The Status of Coral Reefs in The Larak Island, Persian Gulf, from 2012 to 2018

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  • Mohammad Sharif RANJBAR
  • Pegah JAVID


Coral bleaching, Larak Island, Heat shock


Coral reefs are one of the most important marine ecosystems around the world. This ecosystem is the breeding and living ground for vast
of animals including corals, fish, mollusks and even sea turtles and dolphins. There is a disaster which is raising more and more by natural
effects and more importantly by human origin. Global warming and consequently raising heat endangers the life of living organisms especially
immobile ones. Coral reefs belong to the sessile animals that cannot move, migrate or defend themselves as strongly as advanced organisms.
Different stressors such as thermal shock result in bleaching coral reefs so that the symbiont algae (zooxanthellae) does not return to the colony
which ends to corals’ death. Coral Reefs of the Persian Gulf are not the exception and they have been bleached severely during last few years.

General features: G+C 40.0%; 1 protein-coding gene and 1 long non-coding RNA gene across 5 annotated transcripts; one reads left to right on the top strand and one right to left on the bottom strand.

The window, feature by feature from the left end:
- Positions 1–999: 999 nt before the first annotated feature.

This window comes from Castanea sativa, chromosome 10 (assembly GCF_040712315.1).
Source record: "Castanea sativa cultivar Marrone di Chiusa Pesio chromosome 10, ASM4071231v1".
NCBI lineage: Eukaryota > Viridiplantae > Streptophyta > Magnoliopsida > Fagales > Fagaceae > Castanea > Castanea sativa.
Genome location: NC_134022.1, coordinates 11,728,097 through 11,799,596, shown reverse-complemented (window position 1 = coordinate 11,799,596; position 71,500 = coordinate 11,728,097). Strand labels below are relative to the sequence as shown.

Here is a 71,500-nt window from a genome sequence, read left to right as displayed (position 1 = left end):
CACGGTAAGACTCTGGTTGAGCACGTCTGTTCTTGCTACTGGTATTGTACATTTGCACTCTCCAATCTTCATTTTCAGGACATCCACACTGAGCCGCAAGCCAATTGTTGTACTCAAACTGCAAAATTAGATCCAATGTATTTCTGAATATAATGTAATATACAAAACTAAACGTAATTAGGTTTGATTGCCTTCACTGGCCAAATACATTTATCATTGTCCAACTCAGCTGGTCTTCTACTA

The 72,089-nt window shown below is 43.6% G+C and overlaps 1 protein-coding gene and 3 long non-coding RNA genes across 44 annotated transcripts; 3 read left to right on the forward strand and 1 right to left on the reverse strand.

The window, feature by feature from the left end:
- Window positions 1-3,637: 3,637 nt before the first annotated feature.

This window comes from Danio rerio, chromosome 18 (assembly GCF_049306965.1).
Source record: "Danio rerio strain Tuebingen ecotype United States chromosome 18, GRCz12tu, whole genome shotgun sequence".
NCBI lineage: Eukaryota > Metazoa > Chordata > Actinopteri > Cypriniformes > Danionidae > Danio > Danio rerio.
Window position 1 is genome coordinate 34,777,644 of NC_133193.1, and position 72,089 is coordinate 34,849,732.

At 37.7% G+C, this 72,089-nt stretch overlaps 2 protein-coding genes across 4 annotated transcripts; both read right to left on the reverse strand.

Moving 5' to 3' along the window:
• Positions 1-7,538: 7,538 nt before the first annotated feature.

The study was done by direct observation and via SCUBA diving and photography. The Sea Surface Temperature (SST) data were achieved
by NOAA satellite and they were analyzed by Microsoft Excel 2010. Typically, water temperature rises from March to middle of August and
decreases again toward December. The most severe bleaching happened in August 2015 in Northern Larak Island while the water temperature
was 32.60 ᵒC. However, the water temperature was high even in January, February and March to 22.84 ᵒC. The highest temperature during
August 2017 (32.81 ᵒC) was another bleaching peak for North and Eastern Larak Island corals. During this catastrophe in 2017, more than
90% of genus Acropora and more than 80% of genus Porites were bleached. There was a recovery status in bleached corals in 2018 but dead
corals never recovered. Although there are resistant corals in the coral reef ecosystem, heat is a certain stress which can ruin the ecosystem.




How to Cite

Sharif RANJBAR, M., SOYOUF JAHROMI, M., & JAVID, P. (2019). The Status of Coral Reefs in The Larak Island, Persian Gulf, from 2012 to 2018. International Journal of Veterinary and Animal Research (IJVAR), 1(3), 49–53. Retrieved from



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